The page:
Richard Mouw is probably my favorite living Christian leader. President of Fuller Theological Seminary in Southern California – the school where I started my graduate theological education – Richard is frequently turned to by the media when the culture has questions about how Christians are thinking about some question of social significance – usually controversial. He is intelligent, winsome and articulate – but above all else, he is spiritually centered and theologically grounded.
He is a thinking believer, just the kind of Christian that I myself am trying to be. And he is deeply rooted in his Reformed Evangelicalism. This is certainly not the only way to be a Christian, and he would be the first to tell you so. But it is a way of being a Christian, and it is from the solidity of this theological perspective that Richard Mouw consistently speaks and acts. It is an impressive thing to see and hear.
A few years ago Richard spoke at the Mormon Tabernacle in Salt Lake City, Utah, the first evangelical Christian to speak from that platform since the evangelist Dwight L. Moody did it 105 years ago. It created quite a stir. It seems that there are large segments of the Christian community that regard civility in matters of theological disagreement to be a sign of weakness, or worse, as an indication of the abdication of faith. Richard had staked out the ground for Christian civility in his wonderful 1992 book Uncommon Decency. In it he lamented the way that people with convictions can sometimes wind up not being very nice, and how people who are nice sometimes get there by not having any strong convictions! Richard wanted to change all this. His book was a call for passionate people to be more polite, and for civil people to get some convictions! This is what Richard Mouw was doing on the platform at the Mormon Tabernacle.
In part, this is what we said on that occasion –
Public relations between our two communities have been – to put it mildly – decidedly unfriendly. From the very beginning, when Joseph Smith organized his church in 1830, my evangelical forebears hurled angry accusations and vehement denunciations at the Mormon community – a practice that continues from some evangelical quarters even into this present day. And I think it is fair to say that some Mormons have on occasion responded in kind. Friendship with each other has not come easily for our two communities.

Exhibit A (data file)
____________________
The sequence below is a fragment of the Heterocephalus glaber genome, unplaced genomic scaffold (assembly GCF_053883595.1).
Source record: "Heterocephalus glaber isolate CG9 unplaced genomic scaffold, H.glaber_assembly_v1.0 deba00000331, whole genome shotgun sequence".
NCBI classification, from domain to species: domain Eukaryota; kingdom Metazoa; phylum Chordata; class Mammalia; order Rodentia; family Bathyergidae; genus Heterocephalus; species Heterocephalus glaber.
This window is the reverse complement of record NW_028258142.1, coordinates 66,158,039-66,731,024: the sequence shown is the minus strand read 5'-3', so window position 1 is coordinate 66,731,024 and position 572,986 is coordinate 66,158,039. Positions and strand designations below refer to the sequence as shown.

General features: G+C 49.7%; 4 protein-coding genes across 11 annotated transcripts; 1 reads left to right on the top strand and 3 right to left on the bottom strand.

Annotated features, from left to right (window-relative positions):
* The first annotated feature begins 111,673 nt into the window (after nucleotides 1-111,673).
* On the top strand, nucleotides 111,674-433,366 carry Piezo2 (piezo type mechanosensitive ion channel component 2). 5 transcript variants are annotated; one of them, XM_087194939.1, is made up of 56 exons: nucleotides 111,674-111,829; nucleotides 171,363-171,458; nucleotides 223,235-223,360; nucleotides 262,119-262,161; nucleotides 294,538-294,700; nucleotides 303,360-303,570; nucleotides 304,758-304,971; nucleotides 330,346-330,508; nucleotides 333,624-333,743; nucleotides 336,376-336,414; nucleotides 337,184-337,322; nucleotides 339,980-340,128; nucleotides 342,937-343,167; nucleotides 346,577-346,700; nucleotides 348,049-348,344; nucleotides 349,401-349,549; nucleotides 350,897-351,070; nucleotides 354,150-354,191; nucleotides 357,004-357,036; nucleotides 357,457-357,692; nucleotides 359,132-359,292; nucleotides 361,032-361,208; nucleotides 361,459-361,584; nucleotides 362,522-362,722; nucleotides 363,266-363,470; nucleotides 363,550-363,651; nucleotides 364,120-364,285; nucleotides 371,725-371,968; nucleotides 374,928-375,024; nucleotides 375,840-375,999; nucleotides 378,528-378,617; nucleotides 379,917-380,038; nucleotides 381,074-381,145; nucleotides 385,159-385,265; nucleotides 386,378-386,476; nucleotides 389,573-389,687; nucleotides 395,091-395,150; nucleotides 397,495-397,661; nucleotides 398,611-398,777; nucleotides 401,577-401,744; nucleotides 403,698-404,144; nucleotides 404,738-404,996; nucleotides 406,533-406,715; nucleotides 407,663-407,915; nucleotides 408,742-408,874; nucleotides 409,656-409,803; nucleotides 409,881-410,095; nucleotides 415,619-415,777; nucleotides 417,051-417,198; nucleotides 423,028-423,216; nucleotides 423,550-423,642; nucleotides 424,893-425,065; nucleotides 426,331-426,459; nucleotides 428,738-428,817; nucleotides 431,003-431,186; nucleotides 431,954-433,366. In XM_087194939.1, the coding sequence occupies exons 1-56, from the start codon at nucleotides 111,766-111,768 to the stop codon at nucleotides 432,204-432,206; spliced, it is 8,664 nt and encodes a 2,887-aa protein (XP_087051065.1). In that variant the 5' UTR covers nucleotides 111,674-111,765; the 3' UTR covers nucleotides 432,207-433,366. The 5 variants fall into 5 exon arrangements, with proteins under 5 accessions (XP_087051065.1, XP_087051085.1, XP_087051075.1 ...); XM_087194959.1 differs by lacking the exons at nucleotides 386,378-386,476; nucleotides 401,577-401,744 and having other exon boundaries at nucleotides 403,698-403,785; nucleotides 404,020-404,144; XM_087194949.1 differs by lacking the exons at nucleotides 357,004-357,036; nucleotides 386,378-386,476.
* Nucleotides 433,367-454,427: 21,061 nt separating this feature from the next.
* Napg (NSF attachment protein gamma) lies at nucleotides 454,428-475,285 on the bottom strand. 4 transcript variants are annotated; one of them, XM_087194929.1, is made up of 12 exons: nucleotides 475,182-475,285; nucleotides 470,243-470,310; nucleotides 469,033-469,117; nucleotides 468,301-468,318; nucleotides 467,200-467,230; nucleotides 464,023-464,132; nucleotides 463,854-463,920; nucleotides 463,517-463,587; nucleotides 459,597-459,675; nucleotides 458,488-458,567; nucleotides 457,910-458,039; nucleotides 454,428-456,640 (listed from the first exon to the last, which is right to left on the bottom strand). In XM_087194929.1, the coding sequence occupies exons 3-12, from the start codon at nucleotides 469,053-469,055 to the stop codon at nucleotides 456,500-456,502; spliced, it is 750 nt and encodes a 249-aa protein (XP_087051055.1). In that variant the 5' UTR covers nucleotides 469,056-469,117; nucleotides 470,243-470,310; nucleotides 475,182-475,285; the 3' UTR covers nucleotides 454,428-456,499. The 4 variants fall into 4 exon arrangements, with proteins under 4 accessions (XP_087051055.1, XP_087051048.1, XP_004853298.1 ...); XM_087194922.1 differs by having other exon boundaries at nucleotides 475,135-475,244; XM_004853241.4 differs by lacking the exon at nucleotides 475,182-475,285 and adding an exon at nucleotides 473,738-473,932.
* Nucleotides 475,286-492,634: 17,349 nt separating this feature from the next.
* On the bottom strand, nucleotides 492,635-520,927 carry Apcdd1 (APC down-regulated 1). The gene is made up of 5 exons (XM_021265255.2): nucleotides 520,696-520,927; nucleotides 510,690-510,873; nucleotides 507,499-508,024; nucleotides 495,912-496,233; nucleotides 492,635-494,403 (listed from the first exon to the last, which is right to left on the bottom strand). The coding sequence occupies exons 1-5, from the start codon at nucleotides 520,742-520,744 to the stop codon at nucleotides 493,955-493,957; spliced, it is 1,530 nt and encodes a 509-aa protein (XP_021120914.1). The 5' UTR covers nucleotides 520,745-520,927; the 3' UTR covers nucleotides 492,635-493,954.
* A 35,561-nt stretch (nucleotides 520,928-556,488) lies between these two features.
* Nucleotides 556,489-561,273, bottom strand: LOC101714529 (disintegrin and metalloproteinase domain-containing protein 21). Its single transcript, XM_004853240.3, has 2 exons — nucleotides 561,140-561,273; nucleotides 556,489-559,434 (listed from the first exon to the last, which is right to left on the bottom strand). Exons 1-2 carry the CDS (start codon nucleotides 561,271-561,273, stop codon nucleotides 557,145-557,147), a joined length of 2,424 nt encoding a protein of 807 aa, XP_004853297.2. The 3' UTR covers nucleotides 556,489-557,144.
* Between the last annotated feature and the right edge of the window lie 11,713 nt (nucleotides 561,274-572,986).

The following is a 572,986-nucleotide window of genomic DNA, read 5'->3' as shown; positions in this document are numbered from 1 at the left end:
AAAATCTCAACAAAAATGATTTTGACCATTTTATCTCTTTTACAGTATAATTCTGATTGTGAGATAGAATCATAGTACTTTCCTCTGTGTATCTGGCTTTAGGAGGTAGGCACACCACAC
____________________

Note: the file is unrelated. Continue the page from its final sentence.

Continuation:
…I have formed some wonderful friendships with Mormons in the past few years. These friends have helped me to see the ways in which I have often misinterpreted Mormon thought.
…I am convinced that we evangelicals have often seriously misrepresented the beliefs and practices of the Mormon community. Indeed, let me state it bluntly to the LDS folks here this evening: we have sinned against you. The God of the Scriptures makes it clear that it is a terrible thing to bear false witness against our neighbors, and we have been guilty of that sort of transgression in things we have said about you. We have told you what you believe without making a sincere effort first of all to ask you what you believe.
…We have made much of the need to provide you with a strong defense of traditional Christian convictions, regularly quoting the Apostle Peter’s mandate that we present to people like you a reasoned account of the hope that lies with in us – but we have not been careful to follow the same Apostle’s counsel that immediately follows that mandate, when he tells us that we must always make our case with “gentleness and reverence” toward those with whom we are speaking. Indeed, we have even on occasion demonized you, weaving conspiracy theories about what the LDS community is “really” trying to accomplish in the world. And even at our best, we have – and this is true of both of our communities – we have talked past each other, setting forth oversimplified and distorted accounts of what the other group believes.
…To be sure …there are still some very real issues of disagreement between us – and some of these issues are matters of eternal significance. But we can now discuss these topics as friends.
Two people who have done this – “discussed these topics as friends” – exceptionally well are Robert Millet, a professor of religious education at Brigham Young University in Utah, and Gerald McDermott, a professor of religion and philosophy at Roanoke College in Virginia. In their 2007 book Claiming Christ (Brazos Press) Gerald McDermott began by telling a story about a class he was teaching to which he had invited a Mormon historian.